Teaching 'Incredible Minds'


Deborah Williams, center, with the children at her Incredible Minds Home Day Care Center, and her daughter, Kimberly Williams, left, the toddler teacher.

Brad McClenny/Special to the Guardian
Published: Thursday, January 27, 2011 at 4:38 p.m.
Last Modified: Thursday, January 27, 2011 at 4:38 p.m.

The desire to be around her first born grandchild has led to a career in the day care business for an east Gainesville grandmother.

Deborah Williams, the owner of Incredible Minds Home Day Care Center at 23 NE 43rd St., said when her daughter, Kimberly Williams, gave birth to her son, she knew she was going to change careers. Her daughter also works with her at the day care.

"I loved being a nursing assistant, but I wanted to do something different," said Williams as she served juice to her students on a recent morning. "I did research on home day cares, and I wanted to be around my first born grandchild."

She said her grandmother kept all of her children, except her youngest, until it was time for them to start school.

Williams said she started the business in 2001 in her home before renting space from 2005-2009 in a plaza on SE Hawthorne Road across from the school bus yard. She said she moved the business back into her home in October 2009.

Williams is quick to point out that she is a teacher and not a babysitter. She is certified as a Voluntary Pre-K provider with the Alachua County Early Learning Coalition and she uses the High Reach and the InvestiGator Club curriculums.

HighReach is an early childhood curriculum that involves children in hands-on experiences, real-life adventures, and assisted discovery as they explore concepts through play, while InvestiGator is a preschool curriculum where children are taught the alphabet, numbers, shapes and colors, and are also encouraged to experiment, build structures, appreciate fine art, sing, dance and engage in dramatic play.

Williams offers after-school care and she accepts newborns. She receives ongoing training to keep abreast of the latest trends in the industry and she is licensed by the Florida Department of Children and Families, which requires her to follow a mandatory daily schedule.

She said she was able to grow her business by providing a high quality service filled with love and caring. Williams, a 1978 graduate of Gainesville High School, received her child development credential with the help of a scholarship from the Early Learning Coalition.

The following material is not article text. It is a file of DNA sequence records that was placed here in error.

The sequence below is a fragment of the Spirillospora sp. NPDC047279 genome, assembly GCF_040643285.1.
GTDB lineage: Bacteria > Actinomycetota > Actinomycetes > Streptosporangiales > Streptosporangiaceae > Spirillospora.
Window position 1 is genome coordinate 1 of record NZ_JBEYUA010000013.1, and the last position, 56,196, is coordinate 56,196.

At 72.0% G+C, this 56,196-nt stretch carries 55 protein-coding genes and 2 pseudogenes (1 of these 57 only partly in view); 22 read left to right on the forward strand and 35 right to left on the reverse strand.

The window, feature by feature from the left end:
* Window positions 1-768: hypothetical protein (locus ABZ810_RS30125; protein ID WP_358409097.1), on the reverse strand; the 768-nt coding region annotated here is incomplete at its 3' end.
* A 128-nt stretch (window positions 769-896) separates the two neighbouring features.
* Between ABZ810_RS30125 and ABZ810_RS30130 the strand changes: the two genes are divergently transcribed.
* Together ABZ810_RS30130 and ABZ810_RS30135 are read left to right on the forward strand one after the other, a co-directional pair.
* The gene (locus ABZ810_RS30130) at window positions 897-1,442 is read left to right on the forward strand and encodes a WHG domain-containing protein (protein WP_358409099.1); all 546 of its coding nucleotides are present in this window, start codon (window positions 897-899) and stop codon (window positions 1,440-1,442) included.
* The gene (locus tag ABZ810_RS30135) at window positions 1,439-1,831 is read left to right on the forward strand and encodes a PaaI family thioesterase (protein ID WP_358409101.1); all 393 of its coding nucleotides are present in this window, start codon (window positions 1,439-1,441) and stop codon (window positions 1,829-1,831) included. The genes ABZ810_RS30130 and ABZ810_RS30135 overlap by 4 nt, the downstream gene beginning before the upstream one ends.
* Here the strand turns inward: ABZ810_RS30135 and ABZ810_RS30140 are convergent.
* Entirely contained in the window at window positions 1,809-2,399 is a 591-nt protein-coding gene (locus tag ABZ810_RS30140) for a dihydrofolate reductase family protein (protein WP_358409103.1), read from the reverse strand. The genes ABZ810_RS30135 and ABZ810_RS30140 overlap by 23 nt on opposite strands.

April Billingsley's 7-year-old son, Jordan, attended Incredible Minds from the time he was 2 months old until he was 4 years old. Her youngest son, 3-year-old Jalen, currently is a student there.

"I just feel comfortable with her," said April Billingsley. "I really like that she teaches the kids and genuinely cares about them. She is like a mom to me."

Billingsley said that no matter where she has moved in the past and no matter how inconvenient the drive to Incredible Minds may be, she would not enroll her children in any other day care.

Helen Gaskins said all six of her grandchildren have attended Incredible Minds at various times. She said her 4-year-old granddaughter attended a different VPK program last year, but since she began attending Incredible Minds last summer, she has become more sociable and is learning to write her name.

"When school is out, she still wants to go to Ms. Debbie's," Gaskins said. "I would recommend Ms. Debbie to anybody."

Williams said she does her job because she has a passion for it.

"I'm not trying to get rich," she said. "I charge parents enough money to cover my bills and to feed my family."

She gives a lot of credit to the Early Learning Coalition for her success, saying it is a great resource for parents and providers.

"I can't talk for all providers, but the ELC has been good to me," said Williams, as she pointed to tables and learning materials the coalition has provided to her.

Williams offered this advice to parents seeking a day care provider. "Take your child to where you feel comfortable," Williams said.

Hours of operation are 6:30 a.m.-6 p.m. Monday-Friday. For more information, call 352-225-3754.

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